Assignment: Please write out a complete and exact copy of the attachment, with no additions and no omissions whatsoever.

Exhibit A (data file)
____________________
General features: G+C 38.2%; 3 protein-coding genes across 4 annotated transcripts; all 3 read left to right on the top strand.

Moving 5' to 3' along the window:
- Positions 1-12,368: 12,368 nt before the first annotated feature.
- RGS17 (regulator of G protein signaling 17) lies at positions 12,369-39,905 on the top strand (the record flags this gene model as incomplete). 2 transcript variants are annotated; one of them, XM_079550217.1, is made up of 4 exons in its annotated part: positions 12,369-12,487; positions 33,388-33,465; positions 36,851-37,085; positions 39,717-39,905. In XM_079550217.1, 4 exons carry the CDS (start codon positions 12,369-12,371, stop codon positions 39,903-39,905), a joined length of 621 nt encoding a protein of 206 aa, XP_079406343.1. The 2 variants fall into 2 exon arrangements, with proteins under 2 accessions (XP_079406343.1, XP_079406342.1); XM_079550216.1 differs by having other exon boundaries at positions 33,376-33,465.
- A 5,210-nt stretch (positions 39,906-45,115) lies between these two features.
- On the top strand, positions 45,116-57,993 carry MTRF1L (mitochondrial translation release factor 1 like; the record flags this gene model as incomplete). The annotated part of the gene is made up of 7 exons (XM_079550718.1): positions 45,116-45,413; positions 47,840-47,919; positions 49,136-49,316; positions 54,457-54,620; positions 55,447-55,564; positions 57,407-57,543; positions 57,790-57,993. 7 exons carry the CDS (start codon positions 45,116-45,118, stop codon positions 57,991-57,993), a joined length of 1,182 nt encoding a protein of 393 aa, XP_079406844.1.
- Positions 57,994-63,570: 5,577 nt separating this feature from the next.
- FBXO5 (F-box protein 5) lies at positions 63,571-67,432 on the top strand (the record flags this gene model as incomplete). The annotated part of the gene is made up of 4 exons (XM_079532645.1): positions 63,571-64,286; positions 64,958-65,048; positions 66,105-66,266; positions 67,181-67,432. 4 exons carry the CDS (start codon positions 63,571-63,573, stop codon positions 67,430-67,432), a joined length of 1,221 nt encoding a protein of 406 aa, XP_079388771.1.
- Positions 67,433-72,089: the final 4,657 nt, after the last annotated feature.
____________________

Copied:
General features: G+C 38.2%; 3 protein-coding genes across 4 annotated transcripts; all 3 read left to right on the top strand.

Moving 5' to 3' along the window:
- Positions 1-12,368: 12,368 nt before the first annotated feature.
- RGS17 (regulator of G protein signaling 17) lies at positions 12,369-39,905 on the top strand (the record flags this gene model as incomplete). 2 transcript variants are annotated; one of them, XM_079550217.1, is made up of 4 exons in its annotated part: positions 12,369-12,487; positions 33,388-33,465; positions 36,851-37,085; positions 39,717-39,905. In XM_079550217.1, 4 exons carry the CDS (start codon positions 12,369-12,371, stop codon positions 39,903-39,905), a joined length of 621 nt encoding a protein of 206 aa, XP_079406343.1. The 2 variants fall into 2 exon arrangements, with proteins under 2 accessions (XP_079406343.1, XP_079406342.1); XM_079550216.1 differs by having other exon boundaries at positions 33,376-33,465.
- A 5,210-nt stretch (positions 39,906-45,115) lies between these two features.
- On the top strand, positions 45,116-57,993 carry MTRF1L (mitochondrial translation release factor 1 like; the record flags this gene model as incomplete). The annotated part of the gene is made up of 7 exons (XM_079550718.1): positions 45,116-45,413; positions 47,840-47,919; positions 49,136-49,316; positions 54,457-54,620; positions 55,447-55,564; positions 57,407-57,543; positions 57,790-57,993. 7 exons carry the CDS (start codon positions 45,116-45,118, stop codon positions 57,991-57,993), a joined length of 1,182 nt encoding a protein of 393 aa, XP_079406844.1.
- Positions 57,994-63,570: 5,577 nt separating this feature from the next.
- FBXO5 (F-box protein 5) lies at positions 63,571-67,432 on the top strand (the record flags this gene model as incomplete). The annotated part of the gene is made up of 4 exons (XM_079532645.1): positions 63,571-64,286; positions 64,958-65,048; positions 66,105-66,266; positions 67,181-67,432. 4 exons carry the CDS (start codon positions 63,571-63,573, stop codon positions 67,430-67,432), a joined length of 1,221 nt encoding a protein of 406 aa, XP_079388771.1.
- Positions 67,433-72,089: the final 4,657 nt, after the last annotated feature.